He ultimately chopped out a tidal-wave sequence near the end that some thought superfluous and others believed critical to the film's resolution. Other establishing scenes were tightened, along with the credits practically zoomed to warp speed. "I believed in the release version," Cameron writes.
"But it is undeniable that these cuts did more than just shorten the film," Cameron notes. "They substantially changed its tone and more importantly, its intent. The original goal of the film was to tell a story of a kind of apocalypse in which we are all judged by a superior race and found to be worthy of salvation because of a single average man, an Everyman, who somehow represents that which is good in us: the capacity for love measured by the willingness for self-sacrifice."
Cameron says the new laser version "fulfills all the original goals of the script," but he's loathe to call it "the director's cut," since he had final cut of the original film. "This is merely another one."
In the process of explaining how he put this new version together, Cameron discloses a frightening situation in the preservation of even recent films. "Though sloppy vaulting procedures resulted in the loss of all our original production-sound recordings from the set," Cameron reveals, "it was possible to reconstruct" dialogue from Capt. Kidd Brewer Jr., a member of the cast who died a year after the film's release. Brewer's screen time was nearly doubled in the laser edition, his part rebuilt "from scraps of dailies transfers." (The laser version is dedicated to him.)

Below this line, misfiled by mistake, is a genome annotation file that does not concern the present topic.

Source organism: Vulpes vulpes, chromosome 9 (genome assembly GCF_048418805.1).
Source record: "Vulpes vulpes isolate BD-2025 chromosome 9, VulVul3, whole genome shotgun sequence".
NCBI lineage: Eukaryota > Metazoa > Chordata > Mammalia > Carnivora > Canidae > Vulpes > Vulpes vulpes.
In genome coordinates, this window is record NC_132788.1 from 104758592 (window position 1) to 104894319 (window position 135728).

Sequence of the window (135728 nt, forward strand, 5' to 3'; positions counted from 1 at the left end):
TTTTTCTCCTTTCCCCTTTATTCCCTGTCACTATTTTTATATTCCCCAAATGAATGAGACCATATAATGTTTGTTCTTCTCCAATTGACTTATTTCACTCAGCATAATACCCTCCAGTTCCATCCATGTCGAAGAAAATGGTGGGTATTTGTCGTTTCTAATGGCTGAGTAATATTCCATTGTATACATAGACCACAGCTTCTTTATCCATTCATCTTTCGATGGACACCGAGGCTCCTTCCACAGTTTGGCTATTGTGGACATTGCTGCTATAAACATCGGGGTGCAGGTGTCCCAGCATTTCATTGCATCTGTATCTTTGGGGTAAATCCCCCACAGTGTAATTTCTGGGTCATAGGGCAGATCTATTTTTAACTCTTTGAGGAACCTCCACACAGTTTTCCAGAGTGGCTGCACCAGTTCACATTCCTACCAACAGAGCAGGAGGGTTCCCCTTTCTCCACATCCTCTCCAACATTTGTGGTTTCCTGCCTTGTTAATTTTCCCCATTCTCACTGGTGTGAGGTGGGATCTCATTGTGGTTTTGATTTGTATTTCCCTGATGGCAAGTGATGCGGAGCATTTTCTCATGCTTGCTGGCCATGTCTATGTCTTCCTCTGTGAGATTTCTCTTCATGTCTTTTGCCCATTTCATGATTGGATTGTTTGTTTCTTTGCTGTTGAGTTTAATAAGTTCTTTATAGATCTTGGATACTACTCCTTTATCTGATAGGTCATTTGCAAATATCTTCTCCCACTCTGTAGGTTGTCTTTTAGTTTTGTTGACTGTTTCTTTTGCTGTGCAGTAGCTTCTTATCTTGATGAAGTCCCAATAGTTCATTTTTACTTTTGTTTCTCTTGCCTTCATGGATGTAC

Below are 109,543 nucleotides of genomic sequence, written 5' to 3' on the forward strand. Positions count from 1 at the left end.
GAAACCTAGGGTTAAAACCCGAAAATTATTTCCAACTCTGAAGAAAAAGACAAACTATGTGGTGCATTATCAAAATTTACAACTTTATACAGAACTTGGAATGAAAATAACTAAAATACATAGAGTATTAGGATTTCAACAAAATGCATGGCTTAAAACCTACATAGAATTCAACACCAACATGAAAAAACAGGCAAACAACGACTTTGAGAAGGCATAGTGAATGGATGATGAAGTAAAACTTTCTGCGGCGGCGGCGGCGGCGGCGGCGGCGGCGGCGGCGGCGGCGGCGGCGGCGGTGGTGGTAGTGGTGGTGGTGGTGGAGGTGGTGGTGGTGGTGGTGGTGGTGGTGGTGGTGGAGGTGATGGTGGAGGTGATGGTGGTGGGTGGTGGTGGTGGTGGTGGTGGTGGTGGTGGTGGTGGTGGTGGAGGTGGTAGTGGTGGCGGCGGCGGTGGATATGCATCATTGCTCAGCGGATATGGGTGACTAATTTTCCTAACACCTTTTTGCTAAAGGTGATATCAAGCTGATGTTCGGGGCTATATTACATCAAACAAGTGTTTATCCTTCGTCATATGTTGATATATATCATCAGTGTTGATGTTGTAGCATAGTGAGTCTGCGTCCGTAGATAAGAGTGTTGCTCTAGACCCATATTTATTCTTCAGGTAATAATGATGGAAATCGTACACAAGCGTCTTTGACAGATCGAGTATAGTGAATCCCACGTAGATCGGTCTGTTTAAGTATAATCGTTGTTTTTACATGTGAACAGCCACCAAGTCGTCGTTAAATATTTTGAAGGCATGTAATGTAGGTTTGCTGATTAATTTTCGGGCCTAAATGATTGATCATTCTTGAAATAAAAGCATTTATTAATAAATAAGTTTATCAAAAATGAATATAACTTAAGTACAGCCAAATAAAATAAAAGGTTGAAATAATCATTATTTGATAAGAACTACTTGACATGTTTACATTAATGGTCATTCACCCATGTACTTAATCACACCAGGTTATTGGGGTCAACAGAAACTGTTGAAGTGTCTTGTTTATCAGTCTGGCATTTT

Among the edition's other pluses are detailed notes on 30 restored scenes, chapter stop by chapter stop, an invaluable help to anyone wanting to analyze exactly what was done in each scene. The notes come with a caveat that is worth heeding: Do not read them before watching the film "since the Special Edition is in many respects a different viewing experience from the original version."
New Movies Just Out: "Bob Roberts" (LIVE, $35); "School Ties" (Paramount, widescreen, $35); "Traces of Red" (HBO, $35); "Flirting" (Vidmark, $35); "Leprechaun" (Vidmark, $35); "Passenger 57" (Warner, letterboxed with a crisp transfer, $30); "Under Siege" (Warner, letterboxed, $30); "Mediterraneo" (Touchstone, $40), last year's best foreign language Oscar winner; "Hero" (Columbia TriStar, widescreen, $35); "Pet Sematary Two" (Paramount, $35); "The Public Eye" (MCA/Universal, non-letterboxed and a superior letterboxed version, capturing the atmospheric photography, $35).
Coming Soon: Two from Columbia TriStar: "Howards End," featuring Emma Thompson's Oscar-winning performance, is due June 2 at $40, and director Robert Redford's "A River Runs Through It" (also $40) is due May 19.
Old Movies Just Out: "Peyton Place" (FoxVideo, 1957, wide-screen, $70), Lana Turner is featured in this adaptation of the '50s novel.
"East of Eden" (Warner, 1955, letterboxed, $35), James Dean and best supporting Oscar winner Jo Van Fleet star in a celebrated adaptation of the John Steinbeck novel.
"Circus World" (Image, 1964, widescreen, $60), John Wayne and Claudia Cardinale co-star.